< class="art-postheader">The BP Spin Machine in Action

Have you seen the damning photographs of fresh oil plumes wafting up over the location of the Deepwater Horizon Disaster? Gulf Coastal newspapers, lawyers, and independent bloggers have reported on the oil plumes in depth in recent days. Scientists have confirmed that the chemical composition of the plumes is the same as the oil spilled in the Gulf Oil Disaster. And yet BP insists that “there is no scientific evidence” that oil is leaking from the Macondo well. . . and they’ve managed to get major media outlets to say so, despite chemical testing and photographic evidence that suggests otherwise.

The Washington Post reported that  BP examined the Macondo well and confirmed that it was not leaking any oil. “BP and the U.S. Coast Guard have conducted multiple surveys of the area in recent days and found no evidence of oil sheens in the Macondo vicinity,” BP said.

Really? Because U.S. Coast Guard Captain Jonathan Burton issued a statement acknowledging the existence of oil sheens in the vicinity, but he attributed them to natural seeps through cracks in the ocean floor. (Interestingly, BP admitted last year that their drilling had damaged the ocean floor:  http://bit.ly/o7QUfR.)  Bottom line–the Coast Guard did not say the oil was never there. BP’s insistence otherwise appears to be a deliberate falsehood designed to add credibility to a specious denial.

When BP says “no scientific evidence” of a Macondo well leak, what they mean is that there’s no oil coming directly from the head of the well. And that even if there’s oil seeping from nearby cracks in the ground formed during the explosion or as a direct result of faulty drilling processes, it’s not their fault because it’s not leaking from the drilling equipment itself. This is a classic example of the kind of misdirection technique we must not fall for.

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Why would BP try to lie in the face of such damning photographic and chemical evidence? Why would they dispatch 40 boats to lay boom and then issue a statement saying there’s not even an oil sheen there? Do they think we’re stupid?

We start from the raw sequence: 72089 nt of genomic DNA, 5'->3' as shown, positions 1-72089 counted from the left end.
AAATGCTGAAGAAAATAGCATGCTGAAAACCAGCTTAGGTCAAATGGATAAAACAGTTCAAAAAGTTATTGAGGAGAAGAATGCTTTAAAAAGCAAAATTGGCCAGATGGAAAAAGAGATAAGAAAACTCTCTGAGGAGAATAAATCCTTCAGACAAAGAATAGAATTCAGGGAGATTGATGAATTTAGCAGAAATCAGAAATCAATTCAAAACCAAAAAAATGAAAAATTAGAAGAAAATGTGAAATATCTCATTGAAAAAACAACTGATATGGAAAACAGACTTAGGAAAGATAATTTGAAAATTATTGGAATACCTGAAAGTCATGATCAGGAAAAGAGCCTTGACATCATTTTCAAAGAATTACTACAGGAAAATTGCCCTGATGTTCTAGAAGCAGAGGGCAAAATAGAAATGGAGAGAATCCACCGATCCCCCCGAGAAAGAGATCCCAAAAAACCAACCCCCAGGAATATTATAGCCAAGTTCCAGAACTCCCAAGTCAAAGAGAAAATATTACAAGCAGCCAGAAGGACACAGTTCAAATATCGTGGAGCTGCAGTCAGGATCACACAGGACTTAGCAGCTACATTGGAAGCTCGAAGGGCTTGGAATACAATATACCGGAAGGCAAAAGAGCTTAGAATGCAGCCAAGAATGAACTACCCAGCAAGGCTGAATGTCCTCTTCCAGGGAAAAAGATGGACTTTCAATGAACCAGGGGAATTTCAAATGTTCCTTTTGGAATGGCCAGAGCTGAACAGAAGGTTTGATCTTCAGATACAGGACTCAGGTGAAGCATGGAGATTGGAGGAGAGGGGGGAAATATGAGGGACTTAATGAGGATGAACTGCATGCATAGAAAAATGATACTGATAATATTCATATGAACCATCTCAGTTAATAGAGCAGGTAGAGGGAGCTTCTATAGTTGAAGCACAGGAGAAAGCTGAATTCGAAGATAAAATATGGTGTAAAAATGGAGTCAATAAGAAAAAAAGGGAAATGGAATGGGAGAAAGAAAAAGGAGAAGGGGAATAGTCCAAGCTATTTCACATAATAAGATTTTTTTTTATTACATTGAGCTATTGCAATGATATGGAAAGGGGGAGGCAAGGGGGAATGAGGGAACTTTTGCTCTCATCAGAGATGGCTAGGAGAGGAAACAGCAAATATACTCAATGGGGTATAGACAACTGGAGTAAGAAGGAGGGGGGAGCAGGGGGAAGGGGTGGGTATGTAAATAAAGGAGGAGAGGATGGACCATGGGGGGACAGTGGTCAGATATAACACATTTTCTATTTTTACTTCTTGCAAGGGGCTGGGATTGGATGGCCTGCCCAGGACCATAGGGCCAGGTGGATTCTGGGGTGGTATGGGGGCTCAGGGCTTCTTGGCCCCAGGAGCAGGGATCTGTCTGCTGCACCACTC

Apparently, they do. They’ve used these kinds of tactics before, which is why the United States Justice Department  has launched an investigation to determine whether or not BP lied to the government about the amount of oil that leaked into the Gulf during last year’s catastrophic spill. In spite of the “spill cam,” which provided the entire world with a live view of exactly how much oil was leaking into the water, the Huffington Post reported that BP initially estimated a leakage of 1,000 barrels a day–a far cry from the actual flow rate, which was closer to 62,000 barrels a day (according to the New York Times.)

After that, BP attempted to exert control over the scientists studying the aftermath of the spill, according to a series of leaked emails obtained by Greenpeace activists. One executive writes: Can we “direct” funding to a specific study (as we now see the Governor’s office trying to do?) What influence do we have over the vessels / equipment driving the studies vs the questions?”

Another email details the agenda for a meeting which includes a “discussion around GRI and whether or not BP can influence this Long Term Research Program ($US500million) to undertake the studies we believe will be useful in terms of understanding the fate and effects of the spill on the environment, e.g. can we steer the research in support of Restoration Ecology? . . . It may be possible for us to suggest the direction of the studies.”

It all just goes to show that you can’t believe anything BP has to say. And even if their claims are backed up by scientists, you have to always ask, “Who funded these scientists and why?” Lies backed by enough money usually come out sounding like the truth.